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James Allison Q&A: Renault can overhaul Mercedes 06 Sep 2010

Renault R30.
Formula One World Championship, Rd 13, Belgian Grand Prix, Practice Day, Spa-Francorchamps, Belgium, Friday, 27 August 2010 James Allison (GBR) Renault F1 Team Technical Director.
Formula One World Championship, Rd 3, Malaysian Grand Prix, Practice Day, Sepang, Malaysia, Friday, 2 April 2010 Vitaly Petrov (RUS) Renault R30. 
Formula One World Championship, Rd 13, Belgian Grand Prix, Race, Spa-Francorchamps, Belgium, Sunday, 29 August 2010 Renault R30.
Formula One World Championship, Rd 13, Belgian Grand Prix, Qualifying Day, Spa-Francorchamps, Belgium, Saturday, 28 August 2010 Robert Kubica (POL) Renault R30.
Formula One World Championship, Rd 13, Belgian Grand Prix, Race, Spa-Francorchamps, Belgium, Sunday, 29 August 2010

Renault are convinced that the introduction of their F-duct at the last round at Spa was a significant step forward for the team, even if the development may not prove so relevant at this weekend’s Italian Grand Prix. With just six races of the season remaining - and much of their focus now on 2011 - Renault believe they still have enough up their sleeves to beat Mercedes to P4 in the final constructors’ standings, as technical director James Allison explains…

Q: James, the team was back on the podium at Spa and both R30s were in the points. What was your verdict on the race?
James Allison:
It was obviously a great way to come back after the summer break. It was a very encouraging weekend and bodes well for the remaining six races. Robert (Kubica) was quick right from the start of the weekend and was able to match the pace of the leading cars. To finish on the podium was a great effort and a fitting reward for the whole team. Vitaly (Petrov) also had a strong race and did well to recover from a disappointing qualifying session. He drove aggressively, had a memorable battle with the Mercedes, and managed to pull himself up from the back of the grid to score some valuable points.

Q: The R30 appeared to take a big step forward in Spa - how much was down to the F-duct?
JA:
Spa was a big weekend for us because the F-duct is a significant upgrade that we have been working very hard to get right. And we knew Spa would be a track where an F-duct would bring considerable gains. I would say that it was worth more than half a second per lap at Spa.

Q: After all the effort of designing and manufacturing the F-duct, it must have been especially satisfying to see it work on the car straight away…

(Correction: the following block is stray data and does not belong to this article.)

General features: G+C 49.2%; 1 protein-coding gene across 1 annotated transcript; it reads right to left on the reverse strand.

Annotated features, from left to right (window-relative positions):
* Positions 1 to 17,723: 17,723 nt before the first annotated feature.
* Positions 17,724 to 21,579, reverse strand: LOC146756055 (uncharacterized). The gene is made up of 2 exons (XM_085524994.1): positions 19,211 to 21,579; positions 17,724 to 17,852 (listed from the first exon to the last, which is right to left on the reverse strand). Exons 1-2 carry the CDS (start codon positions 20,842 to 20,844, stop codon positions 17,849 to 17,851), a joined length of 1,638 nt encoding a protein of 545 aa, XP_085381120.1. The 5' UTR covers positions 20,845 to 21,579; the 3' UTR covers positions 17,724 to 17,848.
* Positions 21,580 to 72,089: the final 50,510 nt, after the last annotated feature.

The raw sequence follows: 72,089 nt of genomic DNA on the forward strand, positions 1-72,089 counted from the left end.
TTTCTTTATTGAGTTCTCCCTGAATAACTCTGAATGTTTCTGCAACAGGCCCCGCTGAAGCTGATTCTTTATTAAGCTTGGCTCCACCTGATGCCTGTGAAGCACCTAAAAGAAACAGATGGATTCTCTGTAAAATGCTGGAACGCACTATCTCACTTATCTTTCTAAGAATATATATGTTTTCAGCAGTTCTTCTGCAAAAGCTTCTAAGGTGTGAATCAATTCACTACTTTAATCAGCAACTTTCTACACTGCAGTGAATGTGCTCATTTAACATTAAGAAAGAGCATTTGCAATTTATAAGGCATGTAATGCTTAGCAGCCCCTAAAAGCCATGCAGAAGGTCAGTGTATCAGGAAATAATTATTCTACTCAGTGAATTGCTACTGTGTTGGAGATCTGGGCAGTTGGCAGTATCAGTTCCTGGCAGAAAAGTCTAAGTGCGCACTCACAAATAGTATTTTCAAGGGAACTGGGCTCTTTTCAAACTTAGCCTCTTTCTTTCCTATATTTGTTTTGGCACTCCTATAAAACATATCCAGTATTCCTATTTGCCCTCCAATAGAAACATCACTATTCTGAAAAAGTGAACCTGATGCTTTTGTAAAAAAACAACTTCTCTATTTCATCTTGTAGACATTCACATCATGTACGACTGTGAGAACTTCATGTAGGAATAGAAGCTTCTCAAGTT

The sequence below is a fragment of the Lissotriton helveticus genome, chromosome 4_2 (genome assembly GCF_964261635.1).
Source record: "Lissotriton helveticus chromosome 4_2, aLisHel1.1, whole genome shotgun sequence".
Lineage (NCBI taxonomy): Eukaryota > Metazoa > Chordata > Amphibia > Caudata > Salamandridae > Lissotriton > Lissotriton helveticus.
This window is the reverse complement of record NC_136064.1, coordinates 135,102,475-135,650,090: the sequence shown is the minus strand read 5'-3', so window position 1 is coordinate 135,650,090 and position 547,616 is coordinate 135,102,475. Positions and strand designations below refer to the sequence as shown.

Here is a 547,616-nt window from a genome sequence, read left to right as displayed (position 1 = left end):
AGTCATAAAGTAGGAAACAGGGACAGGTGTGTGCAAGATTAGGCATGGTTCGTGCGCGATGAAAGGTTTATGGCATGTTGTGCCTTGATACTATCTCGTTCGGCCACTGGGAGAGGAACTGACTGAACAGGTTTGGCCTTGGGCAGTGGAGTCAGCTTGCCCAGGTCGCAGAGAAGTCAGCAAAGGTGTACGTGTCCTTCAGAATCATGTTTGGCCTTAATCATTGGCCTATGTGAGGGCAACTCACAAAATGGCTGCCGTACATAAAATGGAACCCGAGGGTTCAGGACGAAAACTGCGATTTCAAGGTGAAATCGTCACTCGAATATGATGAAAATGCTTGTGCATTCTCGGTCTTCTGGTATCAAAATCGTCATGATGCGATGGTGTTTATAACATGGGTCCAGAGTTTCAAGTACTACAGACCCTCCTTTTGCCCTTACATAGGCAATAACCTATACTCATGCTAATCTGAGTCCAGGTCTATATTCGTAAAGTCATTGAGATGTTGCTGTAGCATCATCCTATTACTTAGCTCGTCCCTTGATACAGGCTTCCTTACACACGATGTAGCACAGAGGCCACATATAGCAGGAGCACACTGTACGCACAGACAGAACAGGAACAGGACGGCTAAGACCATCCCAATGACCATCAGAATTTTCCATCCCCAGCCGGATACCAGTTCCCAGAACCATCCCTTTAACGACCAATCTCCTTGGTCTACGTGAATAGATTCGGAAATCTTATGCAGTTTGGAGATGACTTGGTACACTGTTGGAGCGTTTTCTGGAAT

JA:
We started looking at F-ducts way back at the start of the year and, although the gain was evident right from the start, it was also clear that it would be a difficult device to get right. We also knew that we had a very substantial set of conventional improvements that were much easier to implement with less technical risk, so we chose to prioritise these over the F-duct. However, from as early as the Bahrain Grand Prix we had a small group of aerodynamicists establishing what we would need to do to put the concept on our car. Once we had a concept that we felt had a good chance of working properly straight out of the box, we committed to manufacture. It was therefore extremely pleasing to see that the device worked correctly from the first free practice runs in Spa.

Q: Let’s look ahead to Monza, the fastest track of the season. Can we expect to see a new aero package on the car?
JA:
Yes, Monza is very different from all the other circuits and so we have had to prepare a bespoke package that we will not use anywhere else. Monza has such long straights and so few corners that it requires much smaller wings than any other track. To add further complication, the F-duct is a potential alternative option for Monza. Like several other teams, we too are evaluating whether we can make the device work in the particular, low-downforce environment of Monza.

Q: What is the development strategy for the rest of the season?
JA:
By this stage of the season any sensible team will be spending most of its time working on next year’s car, and we are no exception. However, we’ve still got a few more upgrades to come before the end of the season, although it’s fair to say they will not be as significant as those we were bringing to the car at the start of the year.

Q: And what is the team’s approach for the final part of the season and the close battle with Mercedes?
JA:
We’re currently 23 points behind Mercedes so we’ve got to take four points off them in each of the remaining races. We only managed to take three points out of their lead in Spa, but I’m hopeful that, if we can maintain our current level of competitiveness, we can start finishing ahead of Mercedes with both our cars. If we can achieve that, and race effectively with no reliability issues, we stand a good chance of catching them by the end of the year.

Q: What are your expectations for the weekend?
JA:
Monza is very different from the mainstream bunch of tracks that make up the calendar, but generally speaking the cars that are good at one track tend to be good everywhere, regardless of the downforce levels. The performance of the R30 in Spa therefore gives me confidence that we can compete for similarly good results at all the remaining tracks, including Monza. We will be aiming to get both cars well inside the top ten both in qualifying and the race this weekend.